The PLOS Genetics Editors-in-Chief and Senior Editors would like to congratulate: Santiago Naranjo, Justin D. Smith, Carlo G. Artieri, Mian Zhang, Yiqi Zhou, Michael E. Palmer and Hunter B. Fraser, authors of the article chosen as the recipient of the PLOS Genetics Research Prize 2016:
In their article, Santiago Naranjo and colleagues set out to identify the molecular basis of polygenic adaptation. To achieve this goal, the authors use a clever approach: they test for evidence of selection on gene expression (via a sign-test), specifically looking for sets of genes showing allele-specific expression in F1 hybrids between Saccharomyces paradoxus and S. cerevisiae. They found that genes from a pathway involved in resistance to citrinin—a naturally occurring mycotoxin produced by fungi—showed highly significant bias towards the S. paradoxus alleles. To assess the significance of this observation, they used growth assays in several strains to show that S. paradoxus has indeed recently evolved citrinin resistance. Next, the authors performed RNA-seq analysis on hybrids exposed to citrinin to identify candidate genes underlying this resistance. They identified five candidates, and were able to confirm four of them by knockout. They went on to use promoter-replacement experiments to show that the S. paradoxus promoters drive much of the divergence in expression that they had identified. Higher expression of these genes confers a fitness advantage in the presence of citrinin, while exacting a cost in its absence—a fitness trade-off.
Overall, the manuscript makes a major contribution to our understanding of evolutionary processes, and tells a beautifully complete story. It uses an elegant approach to screen for cis-regulatory divergence of expression and then follows up candidate genes with functional tests to better understand their underlying molecular mechanisms. The editors were particularly impressed not only with this specific result—demonstrating how small individual effects of regulatory elements can together have a large impact on fitness—but also the potential of the overall approach to be used to identify the genetic basis of polygenic adaptation in additional conditions or species.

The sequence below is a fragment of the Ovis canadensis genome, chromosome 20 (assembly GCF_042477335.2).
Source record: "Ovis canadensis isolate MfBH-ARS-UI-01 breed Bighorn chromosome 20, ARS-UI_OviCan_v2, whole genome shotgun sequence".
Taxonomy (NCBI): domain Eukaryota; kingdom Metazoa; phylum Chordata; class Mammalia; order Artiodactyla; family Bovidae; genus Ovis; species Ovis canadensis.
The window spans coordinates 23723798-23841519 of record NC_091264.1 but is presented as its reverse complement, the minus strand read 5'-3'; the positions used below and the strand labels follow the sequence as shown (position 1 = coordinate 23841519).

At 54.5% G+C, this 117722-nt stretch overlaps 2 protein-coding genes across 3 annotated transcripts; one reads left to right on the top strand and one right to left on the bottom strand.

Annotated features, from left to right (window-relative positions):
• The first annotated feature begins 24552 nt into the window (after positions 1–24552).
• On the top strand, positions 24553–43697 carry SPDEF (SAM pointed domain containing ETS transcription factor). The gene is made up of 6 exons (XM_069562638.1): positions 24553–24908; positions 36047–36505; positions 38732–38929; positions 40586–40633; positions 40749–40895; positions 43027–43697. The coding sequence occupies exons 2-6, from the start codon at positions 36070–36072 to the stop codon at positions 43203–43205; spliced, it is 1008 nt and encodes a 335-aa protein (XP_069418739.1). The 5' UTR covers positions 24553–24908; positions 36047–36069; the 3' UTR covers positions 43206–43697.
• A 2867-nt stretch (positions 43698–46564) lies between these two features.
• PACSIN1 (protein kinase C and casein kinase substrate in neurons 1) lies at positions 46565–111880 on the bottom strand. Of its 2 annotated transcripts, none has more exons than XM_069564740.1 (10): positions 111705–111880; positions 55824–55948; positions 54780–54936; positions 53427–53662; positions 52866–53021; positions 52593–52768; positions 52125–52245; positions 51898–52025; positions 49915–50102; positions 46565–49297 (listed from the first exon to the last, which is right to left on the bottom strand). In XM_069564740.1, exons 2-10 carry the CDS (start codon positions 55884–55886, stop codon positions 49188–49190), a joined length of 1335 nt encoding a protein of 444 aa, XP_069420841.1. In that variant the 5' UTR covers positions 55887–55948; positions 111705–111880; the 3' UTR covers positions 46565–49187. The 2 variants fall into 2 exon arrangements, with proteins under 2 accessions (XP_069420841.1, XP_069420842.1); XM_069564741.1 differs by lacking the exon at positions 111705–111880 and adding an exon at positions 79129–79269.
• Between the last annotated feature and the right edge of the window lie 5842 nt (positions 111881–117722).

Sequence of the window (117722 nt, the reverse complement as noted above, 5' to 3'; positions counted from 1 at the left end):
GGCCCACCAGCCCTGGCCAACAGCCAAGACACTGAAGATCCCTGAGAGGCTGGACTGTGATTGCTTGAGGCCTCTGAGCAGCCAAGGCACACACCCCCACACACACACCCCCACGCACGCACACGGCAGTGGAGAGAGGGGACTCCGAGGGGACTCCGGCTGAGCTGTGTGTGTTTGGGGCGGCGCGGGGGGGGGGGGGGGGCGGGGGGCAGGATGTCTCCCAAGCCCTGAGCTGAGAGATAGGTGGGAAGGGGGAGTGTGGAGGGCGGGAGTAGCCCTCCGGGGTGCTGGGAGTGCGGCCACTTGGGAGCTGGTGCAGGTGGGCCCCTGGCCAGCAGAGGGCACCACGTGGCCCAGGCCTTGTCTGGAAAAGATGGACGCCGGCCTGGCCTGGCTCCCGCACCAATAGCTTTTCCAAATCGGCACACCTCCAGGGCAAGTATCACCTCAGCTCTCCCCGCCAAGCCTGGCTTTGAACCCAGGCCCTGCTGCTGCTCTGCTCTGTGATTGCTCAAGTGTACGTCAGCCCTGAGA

Corresponding author, Hunter Fraser says: “We are honored to receive this award. Our paper identified four genes contributing to the evolution of resistance to a naturally occurring toxin in yeast, providing a detailed view of a complex evolutionary adaptation. Looking ahead, the method we employed can be applied to pinpoint the genes underlying polygenic adaptations in a wide range of species, and may help advance our understanding of how complex traits evolve.”
The PLOS Genetics Research Prize was born from the editors’ desire to recognize the outstanding work published in PLOS Genetics and launched last year as part of our 10-year anniversary celebrations. Members of the genetics community nominated their favourite Research Article published in PLOS Genetics in 2015, and the Senior Editors selected the winning article from these nominations, based on scientific excellence and the community impact of the work.
Further details about the prize can be found here: https://www.staging.plos.org/genetics-research-prize/
Header image credit: Yuan et al. (2015)